Another 2 way bookshelf speaker kit? Not just another.
There is no shortage of speaker kits in the marketplace using this configuration. It seems to be considered the quintessential go-to kit for the new speaker builder. And that is precisely why I thought it was appropriate to begin my Make Audio journey targeting this configuration.
I wondered just how far I could take the performance of this speaker if I removed many of the limitations faced by DIY and professional speaker designers while choosing components that resulted in the highest performance to cost ratio.
Listed below are some of those typical limitations and how they were addressed.
- Choosing transducers without being constrained to a single manufacturer.
You may notice that many speaker kits use transducers from the same manufacturer. There’s usually a reason for this and it typically has little to do with performance. Many kits merely exist as a platform to sell more transducers or crossover components for the manufacturer or retailer. Make Audio does not favour or benefit from using the transducers made from any one manufacturer.
- Most speaker kits are designed by hobbyists.
My speaker building hobby began in 1992 and spanned 10 years. After 25 years as a professional loudspeaker designer, I am not embarrassed to admit that not one of my DIY builds was what I consider to be a competent design. I vehemently believe that a DIY speaker design will drastically sound better if it is designed by a competent professional.
You make wonder why all speaker kits receive glowing accolades from their builders. The speaker kits are not objectively evaluated.
Renowned American acoustic expert and former MIT professor Leo Beranek wrote:
“It has been remarked that if one selects his own components, builds his own enclosure, and is convinced he has made a wise choice of design, then his own loudspeaker sounds better to him than does anyone else’s loudspeaker. In this case, the frequency response of the loudspeaker seems to play only a minor part in forming a person’s opinion.”
( L.L. Beranek, Acoustics, McGraw-Hill, New York, 1954, p.208 )
I too was once guilty of this! Today, I take an objective approach to speaker design including extensive measurements, blind screen voicing and evaluation against well regarded professional speaker designs.
- Crossover voicing time limitations.
The best speakers are never released into production after being conceived in a computer or evaluated with only measurements. Objective voicing is always necessary to achieve the best result. Cycling between anechoic measurements and voicing in a controlled environment is time consuming. There are always time constraints in the professional voicing of HiFi loudspeakers. This was not a constraint in the Annex speaker development. I took the amount of time needed to perfect the design.
- Size and appearance.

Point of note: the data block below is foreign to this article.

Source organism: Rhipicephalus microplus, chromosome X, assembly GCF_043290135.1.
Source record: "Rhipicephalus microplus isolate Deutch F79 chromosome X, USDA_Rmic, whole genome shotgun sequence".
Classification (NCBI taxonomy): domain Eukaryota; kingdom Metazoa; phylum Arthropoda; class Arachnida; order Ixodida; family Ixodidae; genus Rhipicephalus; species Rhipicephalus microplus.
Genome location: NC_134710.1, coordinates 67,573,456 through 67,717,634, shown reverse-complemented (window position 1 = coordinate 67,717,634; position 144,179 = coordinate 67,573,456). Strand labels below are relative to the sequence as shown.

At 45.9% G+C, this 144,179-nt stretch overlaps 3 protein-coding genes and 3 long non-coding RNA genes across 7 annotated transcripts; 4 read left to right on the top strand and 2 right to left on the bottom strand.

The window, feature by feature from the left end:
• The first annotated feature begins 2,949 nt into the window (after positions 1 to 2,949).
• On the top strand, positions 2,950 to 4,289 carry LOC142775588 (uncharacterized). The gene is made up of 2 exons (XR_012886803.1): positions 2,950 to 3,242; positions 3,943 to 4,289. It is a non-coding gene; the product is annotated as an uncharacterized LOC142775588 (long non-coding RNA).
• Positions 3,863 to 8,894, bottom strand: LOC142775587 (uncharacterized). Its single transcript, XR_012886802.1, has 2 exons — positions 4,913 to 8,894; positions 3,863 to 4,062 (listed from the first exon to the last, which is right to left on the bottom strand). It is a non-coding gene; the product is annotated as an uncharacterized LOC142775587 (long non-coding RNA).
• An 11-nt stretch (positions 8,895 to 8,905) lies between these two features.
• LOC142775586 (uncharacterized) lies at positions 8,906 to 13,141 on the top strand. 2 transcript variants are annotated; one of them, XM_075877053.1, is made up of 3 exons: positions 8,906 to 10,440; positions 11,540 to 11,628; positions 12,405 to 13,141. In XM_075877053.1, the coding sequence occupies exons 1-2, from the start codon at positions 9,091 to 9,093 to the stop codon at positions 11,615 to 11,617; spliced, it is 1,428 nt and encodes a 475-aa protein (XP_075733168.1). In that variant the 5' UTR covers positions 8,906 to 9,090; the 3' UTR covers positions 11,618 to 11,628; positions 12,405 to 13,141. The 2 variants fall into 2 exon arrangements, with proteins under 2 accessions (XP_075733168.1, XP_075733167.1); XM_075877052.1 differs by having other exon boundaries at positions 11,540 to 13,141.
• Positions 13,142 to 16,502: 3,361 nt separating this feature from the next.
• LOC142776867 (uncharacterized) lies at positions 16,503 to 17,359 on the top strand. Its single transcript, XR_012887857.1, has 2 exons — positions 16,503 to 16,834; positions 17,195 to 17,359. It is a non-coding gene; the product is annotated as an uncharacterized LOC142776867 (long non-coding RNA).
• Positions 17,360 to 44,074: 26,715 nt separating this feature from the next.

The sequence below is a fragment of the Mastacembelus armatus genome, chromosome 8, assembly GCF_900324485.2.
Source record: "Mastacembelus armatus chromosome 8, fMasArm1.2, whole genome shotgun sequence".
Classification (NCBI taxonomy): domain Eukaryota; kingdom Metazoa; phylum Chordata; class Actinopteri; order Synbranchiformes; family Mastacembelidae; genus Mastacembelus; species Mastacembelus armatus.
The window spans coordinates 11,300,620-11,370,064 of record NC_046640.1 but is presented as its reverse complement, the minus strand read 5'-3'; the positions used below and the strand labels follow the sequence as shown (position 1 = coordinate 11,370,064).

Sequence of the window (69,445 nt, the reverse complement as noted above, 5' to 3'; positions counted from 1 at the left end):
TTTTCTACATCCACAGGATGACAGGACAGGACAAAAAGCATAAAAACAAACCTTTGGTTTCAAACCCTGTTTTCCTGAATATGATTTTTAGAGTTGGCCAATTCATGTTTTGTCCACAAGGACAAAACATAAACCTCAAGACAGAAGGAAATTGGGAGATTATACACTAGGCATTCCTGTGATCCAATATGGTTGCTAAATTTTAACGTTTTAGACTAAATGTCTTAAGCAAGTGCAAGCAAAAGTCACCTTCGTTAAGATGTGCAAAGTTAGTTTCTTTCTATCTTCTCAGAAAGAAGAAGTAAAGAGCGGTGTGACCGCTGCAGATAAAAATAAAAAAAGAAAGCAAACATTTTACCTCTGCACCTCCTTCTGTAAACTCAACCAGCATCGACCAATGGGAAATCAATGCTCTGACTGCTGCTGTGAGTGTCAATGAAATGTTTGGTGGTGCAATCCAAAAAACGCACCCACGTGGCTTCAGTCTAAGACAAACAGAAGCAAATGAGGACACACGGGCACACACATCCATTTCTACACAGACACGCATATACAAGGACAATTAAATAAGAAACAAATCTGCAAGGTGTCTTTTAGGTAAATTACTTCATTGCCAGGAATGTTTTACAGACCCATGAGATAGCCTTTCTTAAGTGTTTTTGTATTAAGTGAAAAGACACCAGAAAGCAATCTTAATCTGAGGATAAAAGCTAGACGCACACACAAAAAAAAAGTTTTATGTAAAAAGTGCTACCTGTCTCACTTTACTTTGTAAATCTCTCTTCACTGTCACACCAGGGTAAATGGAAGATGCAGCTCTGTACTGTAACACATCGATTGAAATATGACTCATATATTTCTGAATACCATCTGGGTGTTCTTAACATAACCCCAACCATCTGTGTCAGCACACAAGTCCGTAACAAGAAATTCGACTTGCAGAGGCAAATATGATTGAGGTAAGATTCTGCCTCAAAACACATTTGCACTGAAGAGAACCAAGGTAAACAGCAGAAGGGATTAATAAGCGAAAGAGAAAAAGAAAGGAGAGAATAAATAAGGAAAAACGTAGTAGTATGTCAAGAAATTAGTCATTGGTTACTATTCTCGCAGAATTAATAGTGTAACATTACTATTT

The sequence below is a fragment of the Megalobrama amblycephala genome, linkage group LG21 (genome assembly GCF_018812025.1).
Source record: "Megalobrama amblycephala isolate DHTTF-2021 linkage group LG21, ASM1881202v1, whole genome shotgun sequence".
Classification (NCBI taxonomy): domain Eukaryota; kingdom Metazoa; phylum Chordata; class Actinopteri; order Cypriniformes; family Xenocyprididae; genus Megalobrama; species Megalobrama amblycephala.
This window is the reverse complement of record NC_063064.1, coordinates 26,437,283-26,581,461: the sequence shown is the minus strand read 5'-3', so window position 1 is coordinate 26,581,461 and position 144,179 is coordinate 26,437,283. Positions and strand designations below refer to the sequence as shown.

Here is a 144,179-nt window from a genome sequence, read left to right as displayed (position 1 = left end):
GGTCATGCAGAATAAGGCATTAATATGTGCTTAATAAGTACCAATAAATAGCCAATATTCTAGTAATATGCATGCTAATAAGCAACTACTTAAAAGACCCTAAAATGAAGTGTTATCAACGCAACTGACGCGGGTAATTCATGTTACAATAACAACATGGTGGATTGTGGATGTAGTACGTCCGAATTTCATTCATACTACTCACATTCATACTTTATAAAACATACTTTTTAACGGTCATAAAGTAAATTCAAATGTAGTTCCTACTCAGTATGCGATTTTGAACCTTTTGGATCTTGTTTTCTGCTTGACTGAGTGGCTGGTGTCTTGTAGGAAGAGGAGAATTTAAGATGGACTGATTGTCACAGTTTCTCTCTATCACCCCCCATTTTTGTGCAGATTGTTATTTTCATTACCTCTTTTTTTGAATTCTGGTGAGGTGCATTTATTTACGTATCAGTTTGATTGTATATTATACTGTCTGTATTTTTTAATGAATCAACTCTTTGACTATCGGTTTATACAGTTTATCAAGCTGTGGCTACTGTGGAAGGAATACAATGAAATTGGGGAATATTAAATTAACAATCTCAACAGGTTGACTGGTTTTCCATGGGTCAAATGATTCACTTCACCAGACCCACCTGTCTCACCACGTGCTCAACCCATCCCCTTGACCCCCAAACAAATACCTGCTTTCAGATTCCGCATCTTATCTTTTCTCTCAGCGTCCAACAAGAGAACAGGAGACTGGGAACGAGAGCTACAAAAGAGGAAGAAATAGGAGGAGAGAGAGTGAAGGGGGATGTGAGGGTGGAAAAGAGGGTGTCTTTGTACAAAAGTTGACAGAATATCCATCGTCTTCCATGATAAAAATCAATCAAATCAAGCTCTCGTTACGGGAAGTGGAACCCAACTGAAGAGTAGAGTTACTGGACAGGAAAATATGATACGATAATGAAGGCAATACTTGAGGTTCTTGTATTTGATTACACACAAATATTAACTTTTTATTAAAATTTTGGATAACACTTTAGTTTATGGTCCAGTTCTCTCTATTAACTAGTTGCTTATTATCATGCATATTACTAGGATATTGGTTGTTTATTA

The Annex speaker prioritizes sound quality above all. It won’t win any industrial design awards. Although the size is slightly larger than average, some builders may desire a smaller speaker (already on the Make Audio development roadmap).
A specific cabinet volume is required to achieve the optimal low frequency extension. The mechanical design is easy to assemble and yields the greatest flexibility with regard to finishing options. PVC, veneer, or paint finishes are all easy to apply to flat panels.
Choosing the Transducers
A high performance wide dispersion soft dome tweeter can offer exceptional performance with careful design. Metal dome tweeters may have some advantages but the audibility of those advantages is questionable. Some builders and audiophiles dislike metal dome tweeters because they describe their sound as harsh. This harshness is more of a product of the crossover design but I likely won’t be able to convince the critics. There is generally no such negative attribute associated with soft dome tweeters and speakers using them are found to be acceptable to a larger audience. The tweeters chosen for the Annex speaker are of the wide dispersion variety and do not utilize a horn or waveguide. I consider this to be the preferred target for the masses because room treatment and speaker position can be used to manipulate unwanted room reflections. Increasing the dispersion of a directional speaker is typically not an option.
Other important attributes are the resonant frequency, linear excursion, amplitude response linearity, dispersion linearity, impedance linearity, power handling, sensitivity, manufacturer quality assurance, materials, and of course cost to performance ratio.
As it relates to low frequencies, I define “full range” as a speaker that generates bass sufficient for most music. It may not be able to reproduce the lowest organ notes or your car audio bass demo CD but you typically won’t notice any missing bass when listening to most of your music at a typical SPL.
I have found that a nominal 6.5” diameter woofer yields just about the best balance between low frequency extension, output capability and uniform dispersion for a 2 way speaker. A smaller woofer can result in a smoother off-axis amplitude response around the crossover frequency however the smaller woofer easily reaches its excursion limit when driven with music containing moderate bass content. If used with a subwoofer, the smaller diameter woofer is a better choice however this is a “full range” speaker designed to be used without a subwoofer.
Other important attributes include the T/S parameters, linear excursion, amplitude response linearity, dispersion linearity, power handling, sensitivity, voice coil diameter, overdrive behavior, spurious noise, manufacturer quality assurance, materials, and again, cost to performance ratio.
Transducer measurements, cabinet design considerations, and acoustic design goals to be discussed next…